“Manikarnika: The Queen of Jhansi”… A great historical character is dully recreated in a by-the-numbers epic

Posted on February 1, 2019


Spoilers ahead…

Why can’t we make better cinema about the great, cinema-ready personalities who fought the British in the nineteenth century? This isn’t just about Ketan Mehta’s Mangal Pandey, which careened uneasily between one man’s personal agenda and a country’s political consciousness. There’s also Sohrab Modi’s excruciatingly prosaic Jhansi Ki Rani (1953), with Mehtab playing the queen. That film, too, attempted to conflate the regional and the national, the past and the present. A title card, at the beginning, proclaimed: “Dedicated to those men and women who fought and died so that other men and women live in freedom.” But sometimes, it’s just better to scale back and tell an individual’s story. And what better story than that of Rani Lakshmibai, of whom the older film’s antagonist, General Sir Hugh Rose, V.C., wrote in his diary, “And she was the bravest and the best man on the side of the mutineers.”

And what better actress to play this “man” than Kangana Ranaut, who has made a career out of raising the heroine’s profile to that of a hero! Manikarnika: The Queen of Jhansi introduces its protagonist like the leading man of a legend, like “The One”. A voiceover booms that she was born when there was evil all around, and we learn that she is destined to have her name scribbled across the pages of history. From the infant, we cut straight to the adult Manikarnika (she became Lakshmibai after marriage), who saves a village from a tiger that terrorises it. Later, during a mock sword fight, she single-handedly takes on three men — behind this action, we see three women sitting on the ground and (as Veeru says in Sholay) chakki peesing and peesing… That is what the rest of the women of the time, apparently, were destined for, unlike Manikarnika.

The ingredients are all there. Intrigue in the palace corridors. More intrigue in the form of a husband who wears a bangle. (This is the raja of Jhansi. At first, I wondered if this king might be… a queen.) And best of all, the unspeakably evil Captain Gordon (Edward Sonnenblick), who comes off like Mogambo and Shakaal time-machined back to the Raj era and made a baby. It appears that the film wants to tell its patriotic story in the masala format, the way Raj Kumar Santoshi did so gloriously in The Legend of Bhagat Singh. But alas, in one of many inscrutable writing decisions, Captain Gordon is killed off during the course of a song. Yes, after all the teeth-gnashing and moustache-twirling, he doesn’t even get a proper death scene. Imagine Gabbar Singh being elbowed off a cliff by Samba as Basanti is dancing on broken glass. It’s something like that.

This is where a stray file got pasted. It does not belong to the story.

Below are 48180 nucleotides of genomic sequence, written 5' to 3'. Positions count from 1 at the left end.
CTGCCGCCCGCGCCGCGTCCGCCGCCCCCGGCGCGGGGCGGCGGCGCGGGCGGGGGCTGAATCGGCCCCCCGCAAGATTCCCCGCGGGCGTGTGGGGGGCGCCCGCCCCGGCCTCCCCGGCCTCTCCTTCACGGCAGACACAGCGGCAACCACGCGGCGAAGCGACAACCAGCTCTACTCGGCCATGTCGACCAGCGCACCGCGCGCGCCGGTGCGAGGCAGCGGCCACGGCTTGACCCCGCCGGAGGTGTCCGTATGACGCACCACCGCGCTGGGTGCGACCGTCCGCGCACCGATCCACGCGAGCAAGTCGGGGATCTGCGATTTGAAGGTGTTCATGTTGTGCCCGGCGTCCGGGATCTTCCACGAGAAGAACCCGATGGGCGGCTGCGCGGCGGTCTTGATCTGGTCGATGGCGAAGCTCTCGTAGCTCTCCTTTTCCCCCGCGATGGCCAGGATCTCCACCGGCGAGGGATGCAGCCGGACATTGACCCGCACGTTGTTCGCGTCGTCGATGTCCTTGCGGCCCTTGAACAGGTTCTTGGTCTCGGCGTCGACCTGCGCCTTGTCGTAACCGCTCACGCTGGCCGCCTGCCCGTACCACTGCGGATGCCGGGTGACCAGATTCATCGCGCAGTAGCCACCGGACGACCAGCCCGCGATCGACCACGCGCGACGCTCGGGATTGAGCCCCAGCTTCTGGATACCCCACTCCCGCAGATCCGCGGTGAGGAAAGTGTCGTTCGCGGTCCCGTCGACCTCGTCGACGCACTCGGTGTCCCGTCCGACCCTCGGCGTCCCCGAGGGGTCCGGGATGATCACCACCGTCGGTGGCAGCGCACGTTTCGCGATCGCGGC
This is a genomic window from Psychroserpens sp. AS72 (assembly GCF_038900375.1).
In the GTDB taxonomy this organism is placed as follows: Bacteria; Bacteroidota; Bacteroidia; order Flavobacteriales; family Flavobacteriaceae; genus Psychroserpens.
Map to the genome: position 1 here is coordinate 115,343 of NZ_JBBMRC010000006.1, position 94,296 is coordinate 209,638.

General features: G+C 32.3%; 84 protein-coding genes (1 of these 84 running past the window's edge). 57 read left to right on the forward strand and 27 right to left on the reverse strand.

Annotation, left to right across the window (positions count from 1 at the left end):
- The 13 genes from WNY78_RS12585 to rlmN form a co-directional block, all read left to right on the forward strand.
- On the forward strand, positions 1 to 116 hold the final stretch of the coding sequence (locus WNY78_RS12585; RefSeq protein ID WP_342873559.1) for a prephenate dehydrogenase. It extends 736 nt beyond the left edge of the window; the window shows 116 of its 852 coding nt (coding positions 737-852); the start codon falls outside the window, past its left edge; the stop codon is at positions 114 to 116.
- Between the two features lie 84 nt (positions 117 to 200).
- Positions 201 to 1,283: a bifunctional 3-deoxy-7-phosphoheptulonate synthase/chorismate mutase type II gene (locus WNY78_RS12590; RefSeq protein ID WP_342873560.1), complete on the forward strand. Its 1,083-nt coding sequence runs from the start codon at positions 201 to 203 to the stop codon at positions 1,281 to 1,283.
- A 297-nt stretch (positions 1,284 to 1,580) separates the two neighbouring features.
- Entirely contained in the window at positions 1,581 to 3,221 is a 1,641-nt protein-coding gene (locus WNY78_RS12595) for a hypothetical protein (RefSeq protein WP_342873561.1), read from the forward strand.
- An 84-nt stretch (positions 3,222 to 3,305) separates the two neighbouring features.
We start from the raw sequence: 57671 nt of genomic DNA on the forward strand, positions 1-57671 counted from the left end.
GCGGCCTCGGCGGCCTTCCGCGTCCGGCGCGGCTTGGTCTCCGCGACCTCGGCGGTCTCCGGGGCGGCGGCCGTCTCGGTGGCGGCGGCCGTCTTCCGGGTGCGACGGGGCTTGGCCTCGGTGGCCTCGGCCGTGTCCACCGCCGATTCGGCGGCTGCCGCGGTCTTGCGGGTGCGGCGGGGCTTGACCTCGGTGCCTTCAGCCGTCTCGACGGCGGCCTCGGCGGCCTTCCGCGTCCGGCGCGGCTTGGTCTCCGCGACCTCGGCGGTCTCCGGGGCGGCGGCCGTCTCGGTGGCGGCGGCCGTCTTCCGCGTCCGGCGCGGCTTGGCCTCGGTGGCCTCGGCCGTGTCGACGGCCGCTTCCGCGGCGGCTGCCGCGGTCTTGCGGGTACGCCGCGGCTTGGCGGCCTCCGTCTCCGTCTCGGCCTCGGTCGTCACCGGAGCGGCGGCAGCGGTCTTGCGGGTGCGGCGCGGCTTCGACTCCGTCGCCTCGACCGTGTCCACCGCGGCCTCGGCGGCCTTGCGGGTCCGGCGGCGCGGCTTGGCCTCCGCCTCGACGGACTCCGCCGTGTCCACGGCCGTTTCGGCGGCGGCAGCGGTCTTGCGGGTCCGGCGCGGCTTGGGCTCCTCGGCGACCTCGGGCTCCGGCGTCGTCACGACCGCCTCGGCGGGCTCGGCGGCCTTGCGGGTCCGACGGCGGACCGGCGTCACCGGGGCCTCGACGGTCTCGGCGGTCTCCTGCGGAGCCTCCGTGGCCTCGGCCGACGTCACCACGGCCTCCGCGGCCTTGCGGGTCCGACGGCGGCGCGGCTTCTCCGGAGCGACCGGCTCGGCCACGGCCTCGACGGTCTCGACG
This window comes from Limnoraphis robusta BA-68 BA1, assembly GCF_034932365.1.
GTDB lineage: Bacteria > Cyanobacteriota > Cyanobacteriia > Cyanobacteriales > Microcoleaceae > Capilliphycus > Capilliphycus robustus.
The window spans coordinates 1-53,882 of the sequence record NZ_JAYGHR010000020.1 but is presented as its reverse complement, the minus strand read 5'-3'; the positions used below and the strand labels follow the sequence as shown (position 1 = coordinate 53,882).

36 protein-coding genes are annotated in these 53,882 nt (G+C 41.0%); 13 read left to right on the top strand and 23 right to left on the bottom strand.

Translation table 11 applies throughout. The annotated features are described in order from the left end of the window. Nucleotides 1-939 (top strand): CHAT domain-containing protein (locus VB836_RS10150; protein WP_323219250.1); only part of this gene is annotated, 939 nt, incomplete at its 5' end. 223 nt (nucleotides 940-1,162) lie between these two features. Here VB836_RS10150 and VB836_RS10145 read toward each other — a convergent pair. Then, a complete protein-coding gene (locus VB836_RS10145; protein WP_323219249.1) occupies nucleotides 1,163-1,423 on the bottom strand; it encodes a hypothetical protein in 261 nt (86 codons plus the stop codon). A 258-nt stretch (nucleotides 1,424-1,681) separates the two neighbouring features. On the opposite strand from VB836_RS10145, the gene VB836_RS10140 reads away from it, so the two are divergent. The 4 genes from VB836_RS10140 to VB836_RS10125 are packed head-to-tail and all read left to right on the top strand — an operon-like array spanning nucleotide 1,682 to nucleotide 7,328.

Manikarnika is all ingredients. There’s no cook. Technically, of course, there are two: Radha Krishna Jagarlamudi and Kangana Ranaut. But there’s very little in the film that looks “directed”. It’s just a dull series of events, with duller dialogues (by Prasoon Joshi). When Manikarnika’s marriage is arranged, an elder says: “Yeh rishta aapke aur mere liye nahin hai. Maatrubhumi ke liye hai.” (This alliance is for the motherland.) That’s what needs to be said, but surely not how you expect it to be said, coming from the man behind the blazing lyrics of Rang De Basanti. A bigger surprise is that the story-screenplay is by KV Vijayendra Prasad, who wrote textbook masala movies like Eega, Bajrangi Bhaijaan and the Baahubali installments.

Characters like Jhalkaribai (Ankita Lokhande) and Sangram Singh (Taher Shabbir) come and go as they please. No one gets anything close to a graph. It’s the same with the scenes: the one where Manikarnika refuses to wear the garb of a widow, or the one where women are recruited into the army, or the one where the “good Muslim” character dies. They just don’t build. They just don’t explode. Instead, the film relies on cannon after cannon being set off. But even in these war scenes, the geography is confusing and the editing has no sweep. Compare the stretch where Lakshmibai battles assailants in order to save her young son with the similar sequence in Bajirao Mastani, and you’ll see the difference between a wannabe and a visionary. Even the cinematography is flat. The frames seem to be out of a well-lit jewellery commercial.

Is this mess-up the result of the famous behind-the-scenes trouble between actress and director, which now appears to have been a war on par with the one on screen? There are certainly indications that Manikarnika is something of a vanity project for its heroine. When Lakshmibai charges out of her fort and battles the British amidst exploding cannons and the sand kicked up by the hooves of horses, her face remains untouched by mud or ash, and her lipstick remains indestructible. What about the performance, you ask? It’s a full-throated one — quite literally so. After the death of a loved one, Kangana opens her mouth so wide in anguish that we fear we’re about to catch a glimpse of the royal epiglottis. We see not a bereaved mother but an actress throwing the kitchen sink at us. You want to applaud. But first, you want to duck.

Copyright ©2019 Baradwaj Rangan. This article may not be reproduced in its entirety without permission. A link to this URL, instead, would be appreciated.

Posted in: Cinema: Hindi